2. vivid and poetical portrayal as ever lemn. I’m sorry this frightening experience happened but I’m very happy that you were physically unscathed.( although I hope mentally you haven’t lost confidence in commuting by bike) It makes you realize how delicate life is doesn’t it.. how easily everything can be shaken up. And in a selfless way you still gave your time to the young lady – and for this intrinsic benevolence you are a true hero, a man of and for the people. Thanks for sharing this piece.. And keep being great. For you the greatness is simply in the ‘being’ .And keep safe. Alex.

  3. Dear Lemn,

    This made me think of something Virginia Woolf said, I think of it often and bore my husband quoting it. But it means a lot to me.

    Virginia Woolf was told not to have children, because of her mental illness, this was a source of great sorrow for her. Meanwhile her sister Vanessa had three children, a husband, a family home. (Vanessa’s life was really far more complex than that but in a very real way she had all Virginia craved.)

    Anyway, to the point, she said “Never pretend it doesn’t matter.” She acknowledged that her life was not as she would have wanted it. It seems to go against so much of our culture of positives and silver-linings but it is a liberating idea. She dared to believe that what she didn’t have, what she missed, what was absent mattered and that had she had it (a child, a parent, she lost both hers when she was relatively young) she would have been different, she may even have been happier or more fulfilled. All family-less people feel this and sometimes it helps to just accept it as true. (Sometimes you mustn’t).

    I think this piece of writing says this too. You show us where to locate that loss, in the absence of a concerned voice at the end of a phone, the default person to whom we tell our stories, be they frightening or fantastic. (This makes me think of Gabriel Garcia Marquez who said he never felt that anything had ever really happened to him until he had told his grandfather about it.) Not having that person is an everyday tragedy, even for those of us who have learnt how to live without it.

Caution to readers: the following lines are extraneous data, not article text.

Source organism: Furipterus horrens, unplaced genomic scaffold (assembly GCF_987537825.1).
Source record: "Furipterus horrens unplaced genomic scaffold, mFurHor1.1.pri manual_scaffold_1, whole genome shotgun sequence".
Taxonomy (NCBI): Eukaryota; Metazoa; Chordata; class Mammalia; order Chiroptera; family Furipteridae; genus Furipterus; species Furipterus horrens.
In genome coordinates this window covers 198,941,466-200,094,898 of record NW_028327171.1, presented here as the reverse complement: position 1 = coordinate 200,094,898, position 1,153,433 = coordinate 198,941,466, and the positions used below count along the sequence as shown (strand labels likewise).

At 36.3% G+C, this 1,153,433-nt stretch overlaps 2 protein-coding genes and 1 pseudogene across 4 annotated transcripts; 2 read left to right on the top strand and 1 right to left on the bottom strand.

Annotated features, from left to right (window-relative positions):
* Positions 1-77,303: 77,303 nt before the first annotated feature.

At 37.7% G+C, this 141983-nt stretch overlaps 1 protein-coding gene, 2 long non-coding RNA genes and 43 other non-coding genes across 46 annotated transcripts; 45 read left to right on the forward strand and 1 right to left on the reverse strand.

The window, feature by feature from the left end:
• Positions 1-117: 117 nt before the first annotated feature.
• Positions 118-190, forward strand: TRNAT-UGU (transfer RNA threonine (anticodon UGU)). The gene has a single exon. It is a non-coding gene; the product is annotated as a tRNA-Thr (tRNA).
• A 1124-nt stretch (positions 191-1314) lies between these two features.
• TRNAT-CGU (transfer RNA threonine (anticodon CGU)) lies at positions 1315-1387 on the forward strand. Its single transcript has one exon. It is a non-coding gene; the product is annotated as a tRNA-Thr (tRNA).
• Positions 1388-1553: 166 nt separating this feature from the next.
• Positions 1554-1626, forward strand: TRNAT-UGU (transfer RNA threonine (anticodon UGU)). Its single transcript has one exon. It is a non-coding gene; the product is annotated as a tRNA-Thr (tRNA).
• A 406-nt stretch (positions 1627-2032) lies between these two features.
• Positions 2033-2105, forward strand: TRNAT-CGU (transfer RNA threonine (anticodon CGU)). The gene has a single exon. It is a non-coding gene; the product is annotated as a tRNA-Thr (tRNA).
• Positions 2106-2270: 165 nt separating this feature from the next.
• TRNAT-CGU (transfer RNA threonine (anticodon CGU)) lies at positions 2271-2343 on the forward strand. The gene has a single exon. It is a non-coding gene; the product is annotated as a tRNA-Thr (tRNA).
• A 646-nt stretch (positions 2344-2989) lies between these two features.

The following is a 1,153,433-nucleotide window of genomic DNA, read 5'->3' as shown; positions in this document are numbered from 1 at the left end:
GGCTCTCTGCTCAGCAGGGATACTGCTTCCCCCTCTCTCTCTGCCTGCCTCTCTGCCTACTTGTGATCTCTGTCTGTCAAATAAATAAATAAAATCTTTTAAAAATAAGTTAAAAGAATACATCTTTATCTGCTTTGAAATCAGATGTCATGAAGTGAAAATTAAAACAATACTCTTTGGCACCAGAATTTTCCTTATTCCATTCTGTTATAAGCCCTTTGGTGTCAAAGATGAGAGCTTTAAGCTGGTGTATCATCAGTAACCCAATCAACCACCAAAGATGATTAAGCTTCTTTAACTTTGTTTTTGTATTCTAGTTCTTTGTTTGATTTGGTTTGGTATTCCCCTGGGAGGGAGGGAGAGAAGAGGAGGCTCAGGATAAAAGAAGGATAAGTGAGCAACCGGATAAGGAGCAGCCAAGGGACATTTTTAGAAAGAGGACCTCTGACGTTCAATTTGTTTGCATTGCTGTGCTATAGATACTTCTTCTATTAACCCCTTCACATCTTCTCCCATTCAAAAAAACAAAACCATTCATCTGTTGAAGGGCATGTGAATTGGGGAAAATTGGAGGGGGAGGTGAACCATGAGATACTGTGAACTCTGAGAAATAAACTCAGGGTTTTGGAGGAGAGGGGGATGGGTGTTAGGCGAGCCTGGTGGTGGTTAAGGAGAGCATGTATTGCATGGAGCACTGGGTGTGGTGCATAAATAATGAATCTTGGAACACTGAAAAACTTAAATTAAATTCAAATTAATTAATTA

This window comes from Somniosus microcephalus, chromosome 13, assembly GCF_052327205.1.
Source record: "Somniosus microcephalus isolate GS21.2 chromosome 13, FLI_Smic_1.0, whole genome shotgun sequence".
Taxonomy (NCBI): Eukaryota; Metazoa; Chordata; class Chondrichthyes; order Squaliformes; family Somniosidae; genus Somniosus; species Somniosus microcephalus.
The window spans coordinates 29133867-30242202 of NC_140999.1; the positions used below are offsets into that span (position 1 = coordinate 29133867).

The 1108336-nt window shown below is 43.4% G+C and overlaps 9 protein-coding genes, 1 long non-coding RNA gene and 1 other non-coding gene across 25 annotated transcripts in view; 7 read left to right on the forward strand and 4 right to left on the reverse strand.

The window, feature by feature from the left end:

It’s a beautiful piece of writing.


    • “Not having that person is an everyday tragedy, even for those of us who have learnt to live without it” Thankyou Lara, for taking the time and so eloquently placing your words in the perfect order to convey a very very particular condition. Thankyou


  4. I stopped breathing at the end of paragraph one. So relieved to know you are okay, dear Lemen.

    At that moment, I hope you found a little comfort in the sentence ” are you my chancellor?”
    You mean a lot of things to a lot of people.
    You have a huge virtual family; whatever that means.
    My respect bundled in a hug and sent in love!

  5. While I was reading I thought that you are not only a great poet but also an excellent novelist. Then when I realised that you were talking about yourself I started feeling anxious. I’m relieved to know that it happened months ago. Lemn, we are your family. Next time, give a call! I’ll come to rescue you with my helicopter 🙂

  6. family, family ,family ….Dear Lemn ,we all would love to let you into our families ,to be your brothers and sisters .So sorry that this accident made you feel alone even in a world full of admirers,however your Christmas dinners I am sure make all those who attend feel part of a family of friends at least for one day.Take care and stay safe xx

  7. I’m in the midst of experiencing some huge vulnerabilities, feeling exposed and alone. In my strong times, I can see that being with my vulnerability is a great strength but in the moment, it is grippingly awful. You are my ‘go to’ person for a reminder of the beauty and power of expressing one’s vulnerability. Thank you again and again.